It became a source of anger after many residents developed cancer and blamed it for their health problems.
    Thursday marks the 70th anniversary of the test that took place as part of the Manhattan Project, the secretive World War II program that provided enriched uranium for the atomic bomb. While the state holds commemorative events, Tularosa residents press for acknowledgement and compensation from the U.S. government.

  • 'Missing' plutonium magnetism found

    OAK RIDGE, Tennessee – Groundbreaking work at two Department of Energy national laboratories has confirmed plutonium’s magnetism, which scientists have long theorized but have never been able to experimentally observe.
    The advances that enabled the discovery hold great promise for materials, energy and computing applications.
    Plutonium was first produced in 1940 and its unstable nucleus allows it to undergo fission, making it useful for nuclear fuels as well as for nuclear weapons.
    Much less known, however, is that the electronic cloud surrounding the plutonium nucleus is equally unstable and makes plutonium the most electronically complex element in the periodic table, with intriguingly intricate properties for a simple elemental metal.
    While conventional theories have successfully explained plutonium’s complex structural properties, they also predict that plutonium should order magnetically. This is in stark contrast with experiments, which had found no evidence for magnetic order in plutonium.

  • LANL Foundation breaks fundraising record

    Los Alamos National Laboratory employees pledged a record $356,550 to the 2015 Los Alamos Employees’ Scholarship Fund (LAESF) drive, the lab announced this week.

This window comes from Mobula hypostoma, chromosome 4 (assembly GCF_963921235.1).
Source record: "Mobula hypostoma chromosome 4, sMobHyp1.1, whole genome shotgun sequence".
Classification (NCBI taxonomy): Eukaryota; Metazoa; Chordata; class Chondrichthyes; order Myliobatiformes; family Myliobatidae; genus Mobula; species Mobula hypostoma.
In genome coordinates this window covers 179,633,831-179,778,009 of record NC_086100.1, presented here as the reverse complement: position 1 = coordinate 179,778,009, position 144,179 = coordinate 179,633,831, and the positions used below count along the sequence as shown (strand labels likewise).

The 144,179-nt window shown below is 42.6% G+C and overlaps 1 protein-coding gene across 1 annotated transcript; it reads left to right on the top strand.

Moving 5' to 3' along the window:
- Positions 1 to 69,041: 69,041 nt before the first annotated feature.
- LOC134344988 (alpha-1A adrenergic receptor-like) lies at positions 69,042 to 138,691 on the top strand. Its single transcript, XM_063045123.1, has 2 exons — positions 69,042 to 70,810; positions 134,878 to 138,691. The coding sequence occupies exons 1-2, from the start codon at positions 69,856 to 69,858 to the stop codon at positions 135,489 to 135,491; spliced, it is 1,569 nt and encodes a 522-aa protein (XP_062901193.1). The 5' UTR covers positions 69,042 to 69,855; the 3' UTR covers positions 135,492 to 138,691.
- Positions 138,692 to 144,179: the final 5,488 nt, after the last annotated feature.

The drive encourages LANL employees, retirees and subcontract personnel to donate to a fund that awards college scholarships to northern New Mexico students.
    Additionally, more employees participated in this year’s campaign than in past years, LANL announced.
    “Our employees know first-hand that education can unlock opportunity for these talented students who hold the promise to be future leaders in government, industry or the nonprofit sector,” said Steve Girrens, LANL associate director for Engineering Sciences, this year’s LAESF scholarship drive champion. “This scholarship program provides an opportunity for employees, contractors and retirees to play a valuable role in helping our region’s high school and college academic stars attain their higher education goals.”
    Coupled with $250,000 in matching funds from Los Alamos National Security, the total amount contributed in this year’s campaign is nearly $607,000.
    Scholarships are awarded on the basis of grade-point average, test scores, diversity, financial need, academic rigor, leadership and community involvement.

  • 'DisrupTech' will be at golf course

    A showcase of disruptive technologies developed by scientists at Los Alamos National Laboratory will take place Thursday at the Los Alamos Golf Course Event Center.
    “The purpose of our event, called ‘DisrupTech,’ is to expose entrepreneurs, investors, business people, and other leaders to potentially world-changing, disruptive, early-stage technologies developed by Los Alamos scientists and promote the innovation culture at the laboratory,” said David Pesiri, head of the LANL’s Richard P. Feynman Center for Innovation. “This showcase, and the energy that we anticipate in the interaction between science and industry, is only possible through the partnership and ideas that the New Mexico Angels have brought. We are happy to work with the New Mexico Angels to help get these ideas into the marketplace,” he said.
    DisrupTech will feature eight technology presentations in the areas of sustainable fracking, solar cell materials, biofuels, tamper forensics, neutralization of toxic chemicals, biotechnology, water treatment and industrial process improvement.